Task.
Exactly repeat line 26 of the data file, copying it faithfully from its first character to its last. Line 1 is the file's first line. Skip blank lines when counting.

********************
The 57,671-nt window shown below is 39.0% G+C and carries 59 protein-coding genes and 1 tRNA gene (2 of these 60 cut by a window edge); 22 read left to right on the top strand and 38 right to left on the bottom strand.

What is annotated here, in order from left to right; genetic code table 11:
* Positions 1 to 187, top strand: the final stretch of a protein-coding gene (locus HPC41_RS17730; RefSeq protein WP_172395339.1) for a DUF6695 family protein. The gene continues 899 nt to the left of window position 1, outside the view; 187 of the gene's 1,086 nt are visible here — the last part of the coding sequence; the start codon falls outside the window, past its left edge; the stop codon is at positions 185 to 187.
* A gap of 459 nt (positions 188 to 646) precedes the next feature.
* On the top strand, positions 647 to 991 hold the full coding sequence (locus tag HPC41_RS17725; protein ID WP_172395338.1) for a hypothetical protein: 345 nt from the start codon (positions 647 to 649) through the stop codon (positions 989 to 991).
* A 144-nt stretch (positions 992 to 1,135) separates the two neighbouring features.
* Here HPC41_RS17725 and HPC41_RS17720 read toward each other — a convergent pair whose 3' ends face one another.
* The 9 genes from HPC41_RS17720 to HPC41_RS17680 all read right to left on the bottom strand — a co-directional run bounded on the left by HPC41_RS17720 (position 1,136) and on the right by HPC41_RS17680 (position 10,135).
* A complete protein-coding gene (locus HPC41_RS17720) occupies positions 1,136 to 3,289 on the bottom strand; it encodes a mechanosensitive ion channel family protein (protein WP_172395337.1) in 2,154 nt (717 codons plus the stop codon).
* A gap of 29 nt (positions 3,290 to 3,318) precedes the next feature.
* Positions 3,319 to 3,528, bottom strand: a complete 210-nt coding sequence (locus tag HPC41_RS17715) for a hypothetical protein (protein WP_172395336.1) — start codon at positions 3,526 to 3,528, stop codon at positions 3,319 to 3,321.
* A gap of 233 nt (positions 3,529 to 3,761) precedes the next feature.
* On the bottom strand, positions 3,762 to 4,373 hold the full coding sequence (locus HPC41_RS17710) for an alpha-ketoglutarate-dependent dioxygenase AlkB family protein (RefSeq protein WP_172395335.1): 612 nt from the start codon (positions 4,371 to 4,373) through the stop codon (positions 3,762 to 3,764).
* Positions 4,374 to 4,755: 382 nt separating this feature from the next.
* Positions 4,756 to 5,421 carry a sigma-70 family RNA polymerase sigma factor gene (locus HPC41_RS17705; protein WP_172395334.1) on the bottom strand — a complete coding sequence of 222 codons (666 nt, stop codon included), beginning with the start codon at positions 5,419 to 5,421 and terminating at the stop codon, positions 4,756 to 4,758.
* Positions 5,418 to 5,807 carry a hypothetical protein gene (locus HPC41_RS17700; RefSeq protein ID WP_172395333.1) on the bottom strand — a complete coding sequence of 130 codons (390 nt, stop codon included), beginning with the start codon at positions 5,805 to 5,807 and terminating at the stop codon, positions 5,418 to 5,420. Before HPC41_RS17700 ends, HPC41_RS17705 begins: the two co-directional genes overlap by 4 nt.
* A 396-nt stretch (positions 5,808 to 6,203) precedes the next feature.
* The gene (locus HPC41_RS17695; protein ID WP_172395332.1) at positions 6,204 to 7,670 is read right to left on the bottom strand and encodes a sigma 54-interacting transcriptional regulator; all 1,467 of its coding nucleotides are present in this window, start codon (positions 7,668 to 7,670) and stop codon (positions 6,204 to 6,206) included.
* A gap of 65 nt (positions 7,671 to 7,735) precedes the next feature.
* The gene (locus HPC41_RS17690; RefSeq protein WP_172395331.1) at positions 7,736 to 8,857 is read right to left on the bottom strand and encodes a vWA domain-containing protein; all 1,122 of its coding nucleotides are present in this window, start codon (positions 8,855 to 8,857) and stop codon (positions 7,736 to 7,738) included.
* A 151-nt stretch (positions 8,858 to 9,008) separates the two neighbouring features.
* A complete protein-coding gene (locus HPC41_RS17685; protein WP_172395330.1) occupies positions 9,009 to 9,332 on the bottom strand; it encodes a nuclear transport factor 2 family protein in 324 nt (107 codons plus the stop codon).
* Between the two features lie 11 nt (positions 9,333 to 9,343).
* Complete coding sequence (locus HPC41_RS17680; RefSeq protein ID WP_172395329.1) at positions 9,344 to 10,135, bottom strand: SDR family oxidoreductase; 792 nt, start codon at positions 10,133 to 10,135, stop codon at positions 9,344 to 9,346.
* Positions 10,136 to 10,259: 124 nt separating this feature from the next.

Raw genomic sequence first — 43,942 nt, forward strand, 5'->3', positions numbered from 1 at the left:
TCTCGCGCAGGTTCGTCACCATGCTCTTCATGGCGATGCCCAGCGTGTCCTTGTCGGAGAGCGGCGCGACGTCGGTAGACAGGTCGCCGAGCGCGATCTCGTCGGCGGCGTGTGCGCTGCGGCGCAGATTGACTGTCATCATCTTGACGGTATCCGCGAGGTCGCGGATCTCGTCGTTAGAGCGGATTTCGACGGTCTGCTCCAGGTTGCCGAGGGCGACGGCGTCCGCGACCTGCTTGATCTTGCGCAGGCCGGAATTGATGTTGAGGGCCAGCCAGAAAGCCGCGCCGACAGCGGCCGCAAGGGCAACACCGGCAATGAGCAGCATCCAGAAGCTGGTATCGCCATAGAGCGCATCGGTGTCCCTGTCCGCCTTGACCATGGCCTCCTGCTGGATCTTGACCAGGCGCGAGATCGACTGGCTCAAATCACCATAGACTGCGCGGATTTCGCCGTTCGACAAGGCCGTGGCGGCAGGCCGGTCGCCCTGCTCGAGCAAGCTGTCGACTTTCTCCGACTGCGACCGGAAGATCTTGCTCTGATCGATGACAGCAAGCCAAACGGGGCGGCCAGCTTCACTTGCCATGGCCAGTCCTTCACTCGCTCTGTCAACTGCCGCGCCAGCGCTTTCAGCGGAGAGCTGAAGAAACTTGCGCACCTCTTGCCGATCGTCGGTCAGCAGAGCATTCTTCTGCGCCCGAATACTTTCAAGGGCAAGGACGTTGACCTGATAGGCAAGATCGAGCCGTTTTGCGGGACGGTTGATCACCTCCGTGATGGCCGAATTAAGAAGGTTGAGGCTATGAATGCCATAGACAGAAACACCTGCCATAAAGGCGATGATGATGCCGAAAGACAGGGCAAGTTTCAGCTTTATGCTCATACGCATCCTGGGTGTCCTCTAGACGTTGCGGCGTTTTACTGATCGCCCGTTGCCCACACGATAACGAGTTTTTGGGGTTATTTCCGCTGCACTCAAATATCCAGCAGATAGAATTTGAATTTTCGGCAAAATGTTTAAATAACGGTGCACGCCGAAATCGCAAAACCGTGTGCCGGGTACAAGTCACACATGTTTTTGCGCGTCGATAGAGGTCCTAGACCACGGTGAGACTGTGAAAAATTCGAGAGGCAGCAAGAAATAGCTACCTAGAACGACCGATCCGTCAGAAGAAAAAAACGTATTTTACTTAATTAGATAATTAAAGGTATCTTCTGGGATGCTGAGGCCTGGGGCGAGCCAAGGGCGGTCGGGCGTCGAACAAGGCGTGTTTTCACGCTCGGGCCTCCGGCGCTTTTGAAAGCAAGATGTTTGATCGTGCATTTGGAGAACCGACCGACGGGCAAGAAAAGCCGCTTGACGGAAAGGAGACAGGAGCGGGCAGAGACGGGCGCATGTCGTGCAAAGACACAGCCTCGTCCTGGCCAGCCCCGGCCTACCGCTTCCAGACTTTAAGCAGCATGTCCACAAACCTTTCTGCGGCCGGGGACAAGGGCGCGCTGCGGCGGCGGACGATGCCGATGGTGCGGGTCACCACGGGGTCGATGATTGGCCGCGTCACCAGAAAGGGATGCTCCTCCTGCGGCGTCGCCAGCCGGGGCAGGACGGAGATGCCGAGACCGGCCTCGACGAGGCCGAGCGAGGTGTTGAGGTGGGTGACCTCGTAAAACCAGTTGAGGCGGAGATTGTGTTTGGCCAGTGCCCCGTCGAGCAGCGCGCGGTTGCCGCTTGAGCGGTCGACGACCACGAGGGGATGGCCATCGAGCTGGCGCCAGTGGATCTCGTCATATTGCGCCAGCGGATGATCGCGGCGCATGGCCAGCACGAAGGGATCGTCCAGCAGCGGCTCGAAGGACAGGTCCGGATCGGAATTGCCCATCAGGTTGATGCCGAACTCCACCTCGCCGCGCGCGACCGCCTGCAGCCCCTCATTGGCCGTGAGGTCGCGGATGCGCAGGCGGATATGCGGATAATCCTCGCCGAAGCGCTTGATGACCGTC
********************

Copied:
Raw genomic sequence first — 43,942 nt, forward strand, 5'->3', positions numbered from 1 at the left: